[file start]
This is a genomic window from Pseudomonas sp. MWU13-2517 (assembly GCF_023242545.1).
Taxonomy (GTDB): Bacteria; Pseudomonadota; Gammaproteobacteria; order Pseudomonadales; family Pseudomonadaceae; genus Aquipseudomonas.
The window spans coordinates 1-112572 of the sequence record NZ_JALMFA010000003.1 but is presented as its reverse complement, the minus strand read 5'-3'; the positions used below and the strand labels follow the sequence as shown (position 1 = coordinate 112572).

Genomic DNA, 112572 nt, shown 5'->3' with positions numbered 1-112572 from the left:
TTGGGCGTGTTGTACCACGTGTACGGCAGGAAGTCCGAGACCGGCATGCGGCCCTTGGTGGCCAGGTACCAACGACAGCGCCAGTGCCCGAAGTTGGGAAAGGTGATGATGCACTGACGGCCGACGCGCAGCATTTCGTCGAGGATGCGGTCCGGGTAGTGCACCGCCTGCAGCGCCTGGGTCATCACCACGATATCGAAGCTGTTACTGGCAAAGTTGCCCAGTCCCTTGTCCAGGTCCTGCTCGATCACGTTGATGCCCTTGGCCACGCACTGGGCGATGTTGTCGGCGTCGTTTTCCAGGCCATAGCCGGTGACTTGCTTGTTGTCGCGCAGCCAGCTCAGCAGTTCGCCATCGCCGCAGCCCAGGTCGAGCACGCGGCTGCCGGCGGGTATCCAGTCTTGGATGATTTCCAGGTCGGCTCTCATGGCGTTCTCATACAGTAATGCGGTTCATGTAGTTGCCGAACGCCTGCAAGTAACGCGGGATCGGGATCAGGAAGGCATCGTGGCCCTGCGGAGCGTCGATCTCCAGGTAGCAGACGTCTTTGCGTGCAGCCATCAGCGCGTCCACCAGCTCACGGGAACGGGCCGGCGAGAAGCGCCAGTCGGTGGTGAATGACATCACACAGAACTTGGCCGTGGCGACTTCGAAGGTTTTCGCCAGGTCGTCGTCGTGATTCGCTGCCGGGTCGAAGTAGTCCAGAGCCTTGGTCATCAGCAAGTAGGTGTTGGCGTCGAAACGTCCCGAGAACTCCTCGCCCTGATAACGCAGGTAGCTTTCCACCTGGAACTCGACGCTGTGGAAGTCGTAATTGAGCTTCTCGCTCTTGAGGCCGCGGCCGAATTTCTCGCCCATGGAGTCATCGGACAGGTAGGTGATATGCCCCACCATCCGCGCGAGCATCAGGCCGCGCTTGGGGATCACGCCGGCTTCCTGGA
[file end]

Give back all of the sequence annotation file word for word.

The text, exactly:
This is a genomic window from Pseudomonas sp. MWU13-2517 (assembly GCF_023242545.1).
Taxonomy (GTDB): Bacteria; Pseudomonadota; Gammaproteobacteria; order Pseudomonadales; family Pseudomonadaceae; genus Aquipseudomonas.
The window spans coordinates 1-112572 of the sequence record NZ_JALMFA010000003.1 but is presented as its reverse complement, the minus strand read 5'-3'; the positions used below and the strand labels follow the sequence as shown (position 1 = coordinate 112572).

Genomic DNA, 112572 nt, shown 5'->3' with positions numbered 1-112572 from the left:
TTGGGCGTGTTGTACCACGTGTACGGCAGGAAGTCCGAGACCGGCATGCGGCCCTTGGTGGCCAGGTACCAACGACAGCGCCAGTGCCCGAAGTTGGGAAAGGTGATGATGCACTGACGGCCGACGCGCAGCATTTCGTCGAGGATGCGGTCCGGGTAGTGCACCGCCTGCAGCGCCTGGGTCATCACCACGATATCGAAGCTGTTACTGGCAAAGTTGCCCAGTCCCTTGTCCAGGTCCTGCTCGATCACGTTGATGCCCTTGGCCACGCACTGGGCGATGTTGTCGGCGTCGTTTTCCAGGCCATAGCCGGTGACTTGCTTGTTGTCGCGCAGCCAGCTCAGCAGTTCGCCATCGCCGCAGCCCAGGTCGAGCACGCGGCTGCCGGCGGGTATCCAGTCTTGGATGATTTCCAGGTCGGCTCTCATGGCGTTCTCATACAGTAATGCGGTTCATGTAGTTGCCGAACGCCTGCAAGTAACGCGGGATCGGGATCAGGAAGGCATCGTGGCCCTGCGGAGCGTCGATCTCCAGGTAGCAGACGTCTTTGCGTGCAGCCATCAGCGCGTCCACCAGCTCACGGGAACGGGCCGGCGAGAAGCGCCAGTCGGTGGTGAATGACATCACACAGAACTTGGCCGTGGCGACTTCGAAGGTTTTCGCCAGGTCGTCGTCGTGATTCGCTGCCGGGTCGAAGTAGTCCAGAGCCTTGGTCATCAGCAAGTAGGTGTTGGCGTCGAAACGTCCCGAGAACTCCTCGCCCTGATAACGCAGGTAGCTTTCCACCTGGAACTCGACGCTGTGGAAGTCGTAATTGAGCTTCTCGCTCTTGAGGCCGCGGCCGAATTTCTCGCCCATGGAGTCATCGGACAGGTAGGTGATATGCCCCACCATCCGCGCGAGCATCAGGCCGCGCTTGGGGATCACGCCGGCTTCCTGGA